On behalf of the Township, its main reliance was upon the testimony of Alger D. Couch who describes himself as a consulting engineer doing water works and utility problems. From 1928 to 1934 he was chief mechanical and electrical engineer for a water service company and in charge of its equipment, and from 1934 to 1940 was a consulting engineer specializing in the designing of power plants, including design of pumping plant, distribution and transmission systems and their construction and operation. He was also during part of this time engaged in buying and selling utilities. He was engaged by the Township of North Bergen and spent several days going over the system, examining their maps and records, and as a result, he gave it as his opinion that the property would sell for between $2,000,000 and $2,500,000. He included in that figure the pumping plant, and added an unstated amount because the Hackensack Water Company was "a good company, earns good money and is well managed." He also testified that in arriving at the value of $2,000,000 to $2,500,000 he took the total value of the company which he thought was about $37,000,000 and upon finding that 13% of the meters were situated in North Bergen, he thereupon took 13% of the $37,000,000 which after depreciation, &c., gave him approximately the figure that he quoted. The only sale of a water company that this witness testified to was made in 1930.

The witness, Fricker, fixed the reproduction cost at $973,805.49, the original cost at $841,911.32. In arriving at the reproduction cost above stated, Mr. Fricker did not include the cost of repaving the streets in which the pipes of the company were laid. The only evidence in the case as to this item is contained in Exhibit R -1 prepared by Mr. Couch and it shows the cost of repaving as $243,182. However, we are wholly at a loss to know how any evidentiary value can be given to this figure in view of Mr. Couch's testimony that he never contracted for the laying of paving in North Bergen, and so far as the record discloses, there is nothing whatsoever to substantiate the figure for repavement which is embodied in Exhibit R -1 and so far as the evidence discloses, might as well have been picked out of thin air. Since we do not find any evidence upon which the cost of repavement could be included in the reproduction cost, it becomes unnecessary to pass upon the question of whether it should be used in arriving at "reproduction cost."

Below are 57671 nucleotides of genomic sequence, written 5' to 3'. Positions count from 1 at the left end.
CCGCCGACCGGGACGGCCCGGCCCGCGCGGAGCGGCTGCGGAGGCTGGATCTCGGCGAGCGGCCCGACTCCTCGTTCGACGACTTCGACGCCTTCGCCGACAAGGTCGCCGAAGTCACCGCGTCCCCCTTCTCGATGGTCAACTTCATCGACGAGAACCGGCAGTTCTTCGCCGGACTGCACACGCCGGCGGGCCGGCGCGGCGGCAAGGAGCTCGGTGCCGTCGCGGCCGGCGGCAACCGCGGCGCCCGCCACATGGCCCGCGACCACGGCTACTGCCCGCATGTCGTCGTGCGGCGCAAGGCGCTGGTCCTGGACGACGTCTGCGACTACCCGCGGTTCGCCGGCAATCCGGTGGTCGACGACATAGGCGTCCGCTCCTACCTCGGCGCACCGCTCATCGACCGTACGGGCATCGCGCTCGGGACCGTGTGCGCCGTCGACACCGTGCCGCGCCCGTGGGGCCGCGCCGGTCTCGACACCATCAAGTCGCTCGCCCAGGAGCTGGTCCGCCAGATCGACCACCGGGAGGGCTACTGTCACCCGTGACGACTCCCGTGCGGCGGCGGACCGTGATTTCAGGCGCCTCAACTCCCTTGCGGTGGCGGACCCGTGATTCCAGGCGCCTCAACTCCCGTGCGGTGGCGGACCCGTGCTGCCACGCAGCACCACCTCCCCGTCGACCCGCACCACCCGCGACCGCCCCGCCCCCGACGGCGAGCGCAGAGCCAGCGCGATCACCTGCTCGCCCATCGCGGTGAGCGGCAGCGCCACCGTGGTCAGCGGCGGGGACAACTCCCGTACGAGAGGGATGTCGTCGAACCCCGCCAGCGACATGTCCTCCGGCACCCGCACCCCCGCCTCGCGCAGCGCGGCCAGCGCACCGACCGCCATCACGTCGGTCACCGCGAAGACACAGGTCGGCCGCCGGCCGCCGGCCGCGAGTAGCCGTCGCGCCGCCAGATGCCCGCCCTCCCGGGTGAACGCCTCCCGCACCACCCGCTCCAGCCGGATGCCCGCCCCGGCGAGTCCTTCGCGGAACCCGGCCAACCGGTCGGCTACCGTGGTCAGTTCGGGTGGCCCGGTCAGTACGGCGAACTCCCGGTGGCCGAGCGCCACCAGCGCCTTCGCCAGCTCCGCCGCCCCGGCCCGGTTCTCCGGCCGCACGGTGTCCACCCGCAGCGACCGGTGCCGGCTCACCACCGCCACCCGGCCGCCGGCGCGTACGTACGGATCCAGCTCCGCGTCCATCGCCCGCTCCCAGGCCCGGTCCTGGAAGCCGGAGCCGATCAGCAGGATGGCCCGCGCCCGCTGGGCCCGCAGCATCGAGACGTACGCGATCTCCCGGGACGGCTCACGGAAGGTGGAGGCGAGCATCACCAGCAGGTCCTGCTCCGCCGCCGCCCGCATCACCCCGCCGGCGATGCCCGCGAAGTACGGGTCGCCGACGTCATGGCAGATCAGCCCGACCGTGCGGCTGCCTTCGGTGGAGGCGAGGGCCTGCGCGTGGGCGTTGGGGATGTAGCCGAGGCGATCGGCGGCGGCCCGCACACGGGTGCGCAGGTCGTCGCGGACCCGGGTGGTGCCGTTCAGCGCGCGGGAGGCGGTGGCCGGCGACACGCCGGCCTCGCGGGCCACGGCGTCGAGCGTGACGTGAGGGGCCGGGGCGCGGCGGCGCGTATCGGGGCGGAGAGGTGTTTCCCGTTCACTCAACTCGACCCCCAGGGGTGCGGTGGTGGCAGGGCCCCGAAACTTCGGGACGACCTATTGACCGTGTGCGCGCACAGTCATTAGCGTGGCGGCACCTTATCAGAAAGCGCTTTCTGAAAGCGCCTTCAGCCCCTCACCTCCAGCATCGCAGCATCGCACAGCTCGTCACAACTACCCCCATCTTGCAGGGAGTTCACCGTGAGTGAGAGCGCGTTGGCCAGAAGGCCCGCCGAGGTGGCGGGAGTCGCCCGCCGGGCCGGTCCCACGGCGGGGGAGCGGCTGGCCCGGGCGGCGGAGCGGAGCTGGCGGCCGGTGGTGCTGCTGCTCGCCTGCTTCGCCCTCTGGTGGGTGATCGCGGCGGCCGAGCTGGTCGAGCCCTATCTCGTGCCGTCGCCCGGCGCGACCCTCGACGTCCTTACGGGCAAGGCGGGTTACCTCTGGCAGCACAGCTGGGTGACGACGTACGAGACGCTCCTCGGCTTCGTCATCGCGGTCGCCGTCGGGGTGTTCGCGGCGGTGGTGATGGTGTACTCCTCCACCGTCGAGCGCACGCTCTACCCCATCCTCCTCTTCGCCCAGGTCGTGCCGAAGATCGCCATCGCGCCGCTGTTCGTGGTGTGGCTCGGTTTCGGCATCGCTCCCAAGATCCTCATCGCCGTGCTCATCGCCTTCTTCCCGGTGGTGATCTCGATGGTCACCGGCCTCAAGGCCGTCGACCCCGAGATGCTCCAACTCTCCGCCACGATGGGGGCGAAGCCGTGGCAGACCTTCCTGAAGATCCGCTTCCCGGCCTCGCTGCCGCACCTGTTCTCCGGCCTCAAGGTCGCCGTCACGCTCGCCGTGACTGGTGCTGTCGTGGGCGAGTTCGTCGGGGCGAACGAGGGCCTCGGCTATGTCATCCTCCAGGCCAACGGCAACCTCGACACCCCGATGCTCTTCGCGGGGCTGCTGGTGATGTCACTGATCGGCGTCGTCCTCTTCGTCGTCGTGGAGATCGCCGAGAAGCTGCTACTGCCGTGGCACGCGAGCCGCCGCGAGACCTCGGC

There exists a presumption in favor of the assessment made by local assessors for the purpose of taxation but that presumption may be overcome by evidence rebutting the figures

[129 NJL Page 539]

of the local assessor. Also the presumption may be weakened by the reasons that the local assessor had for fixing the amount of the assessment, and such a reason is to be found in this case. The Township called as its witness Adolph Bentz, tax assessor for the Township of North Bergen and he was asked the following question: "Q. Tell us about the events leading up to the rise; all of the facts that you think were material in making this half million dollars increase? A. The general conditions of the values for personal and real estate being abnormal, and the endeavor of the town to refinance its bonded indebtedness, made it necessary for us to make a series of surveys, and by the end of 1937, these surveys had sufficiently progressed to disclose to my satisfaction that the personal property of the Hackensack Water Company located in the Township of North Bergen was under assessed." It is a little difficult to see how "the endeavor of the town to refinance its bonded indebtedness" could have any bearing on the value of the personal property of this or any other taxpayer, and in light of the difficulty that we have on that score, we think it permissible to draw the inference that the $500,000 jump in the assessment was the result of the desire of the Township to increase its ratables in furtherance of its refinancing endeavors.

We are in agreement with the State Board that the exclusion of the pumps in the pumping station by Mr. Fricker was correct. Rinbrand Well Drilling Co. v. L & H Theatres, 126 N.J.L. 446; affirmed, 127 Id. 604.

The tax history in this case, the absence of testimony to justify an increase, coupled with the quality of the testimony of Mr. Fricker, is persuasive, in our opinion, that the State Board of Tax Appeals erred in fixing the true value of the property on the assessing date at $1,300,000. We find that a valuation of $940,000 is the true value of the property in question. To the extent, therefore, of $940,000 the assessment is affirmed, and as to the excess over and above that amount is reversed. Costs in both proceedings are allowed to the prosecutor, Hackensack Water Company.